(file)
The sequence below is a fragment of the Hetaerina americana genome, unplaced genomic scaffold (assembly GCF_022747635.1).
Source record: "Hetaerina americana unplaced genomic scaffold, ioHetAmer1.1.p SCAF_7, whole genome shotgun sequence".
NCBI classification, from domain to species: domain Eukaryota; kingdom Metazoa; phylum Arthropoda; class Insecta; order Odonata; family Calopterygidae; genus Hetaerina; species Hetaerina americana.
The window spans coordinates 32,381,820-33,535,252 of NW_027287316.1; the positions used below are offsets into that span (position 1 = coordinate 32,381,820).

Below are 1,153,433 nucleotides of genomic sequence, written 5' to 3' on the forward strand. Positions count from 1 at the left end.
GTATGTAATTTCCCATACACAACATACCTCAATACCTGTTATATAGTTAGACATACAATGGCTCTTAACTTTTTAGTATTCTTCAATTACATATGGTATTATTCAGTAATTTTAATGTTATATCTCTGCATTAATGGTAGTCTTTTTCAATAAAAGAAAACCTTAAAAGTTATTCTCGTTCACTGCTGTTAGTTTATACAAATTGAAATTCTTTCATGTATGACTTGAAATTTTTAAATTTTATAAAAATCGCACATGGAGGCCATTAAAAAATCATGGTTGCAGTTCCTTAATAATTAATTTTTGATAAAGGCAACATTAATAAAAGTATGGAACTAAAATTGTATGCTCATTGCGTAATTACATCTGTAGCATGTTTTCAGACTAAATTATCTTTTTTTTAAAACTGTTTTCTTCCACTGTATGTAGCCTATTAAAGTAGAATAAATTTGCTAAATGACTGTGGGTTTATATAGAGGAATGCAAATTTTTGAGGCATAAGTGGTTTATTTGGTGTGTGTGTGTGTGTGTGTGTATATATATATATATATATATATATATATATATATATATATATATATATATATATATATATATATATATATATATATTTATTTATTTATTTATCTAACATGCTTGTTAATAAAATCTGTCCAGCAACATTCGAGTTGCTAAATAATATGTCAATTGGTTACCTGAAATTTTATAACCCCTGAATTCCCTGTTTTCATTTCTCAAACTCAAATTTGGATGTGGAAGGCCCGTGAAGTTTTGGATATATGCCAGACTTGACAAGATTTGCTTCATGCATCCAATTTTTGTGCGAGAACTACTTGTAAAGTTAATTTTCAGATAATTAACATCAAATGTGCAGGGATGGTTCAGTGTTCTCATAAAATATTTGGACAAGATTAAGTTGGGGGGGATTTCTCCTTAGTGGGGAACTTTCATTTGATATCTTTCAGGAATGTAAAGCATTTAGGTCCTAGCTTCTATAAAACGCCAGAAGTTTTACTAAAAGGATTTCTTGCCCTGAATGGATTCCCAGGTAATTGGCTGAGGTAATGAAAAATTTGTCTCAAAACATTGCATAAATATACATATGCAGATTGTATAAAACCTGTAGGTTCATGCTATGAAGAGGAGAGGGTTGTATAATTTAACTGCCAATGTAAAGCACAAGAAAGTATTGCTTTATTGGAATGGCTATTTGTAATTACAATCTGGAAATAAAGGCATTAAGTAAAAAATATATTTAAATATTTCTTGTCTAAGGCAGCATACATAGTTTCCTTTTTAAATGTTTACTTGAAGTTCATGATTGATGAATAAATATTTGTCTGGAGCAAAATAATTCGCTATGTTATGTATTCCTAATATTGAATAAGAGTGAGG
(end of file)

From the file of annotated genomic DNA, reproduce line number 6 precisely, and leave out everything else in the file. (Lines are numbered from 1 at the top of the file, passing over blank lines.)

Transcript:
GTATGTAATTTCCCATACACAACATACCTCAATACCTGTTATATAGTTAGACATACAATGGCTCTTAACTTTTTAGTATTCTTCAATTACATATGGTATTATTCAGTAATTTTAATGTTATATCTCTGCATTAATGGTAGTCTTTTTCAATAAAAGAAAACCTTAAAAGTTATTCTCGTTCACTGCTGTTAGTTTATACAAATTGAAATTCTTTCATGTATGACTTGAAATTTTTAAATTTTATAAAAATCGCACATGGAGGCCATTAAAAAATCATGGTTGCAGTTCCTTAATAATTAATTTTTGATAAAGGCAACATTAATAAAAGTATGGAACTAAAATTGTATGCTCATTGCGTAATTACATCTGTAGCATGTTTTCAGACTAAATTATCTTTTTTTTAAAACTGTTTTCTTCCACTGTATGTAGCCTATTAAAGTAGAATAAATTTGCTAAATGACTGTGGGTTTATATAGAGGAATGCAAATTTTTGAGGCATAAGTGGTTTATTTGGTGTGTGTGTGTGTGTGTGTGTATATATATATATATATATATATATATATATATATATATATATATATATATATATATATATATATATATATATATATTTATTTATTTATTTATCTAACATGCTTGTTAATAAAATCTGTCCAGCAACATTCGAGTTGCTAAATAATATGTCAATTGGTTACCTGAAATTTTATAACCCCTGAATTCCCTGTTTTCATTTCTCAAACTCAAATTTGGATGTGGAAGGCCCGTGAAGTTTTGGATATATGCCAGACTTGACAAGATTTGCTTCATGCATCCAATTTTTGTGCGAGAACTACTTGTAAAGTTAATTTTCAGATAATTAACATCAAATGTGCAGGGATGGTTCAGTGTTCTCATAAAATATTTGGACAAGATTAAGTTGGGGGGGATTTCTCCTTAGTGGGGAACTTTCATTTGATATCTTTCAGGAATGTAAAGCATTTAGGTCCTAGCTTCTATAAAACGCCAGAAGTTTTACTAAAAGGATTTCTTGCCCTGAATGGATTCCCAGGTAATTGGCTGAGGTAATGAAAAATTTGTCTCAAAACATTGCATAAATATACATATGCAGATTGTATAAAACCTGTAGGTTCATGCTATGAAGAGGAGAGGGTTGTATAATTTAACTGCCAATGTAAAGCACAAGAAAGTATTGCTTTATTGGAATGGCTATTTGTAATTACAATCTGGAAATAAAGGCATTAAGTAAAAAATATATTTAAATATTTCTTGTCTAAGGCAGCATACATAGTTTCCTTTTTAAATGTTTACTTGAAGTTCATGATTGATGAATAAATATTTGTCTGGAGCAAAATAATTCGCTATGTTATGTATTCCTAATATTGAATAAGAGTGAGG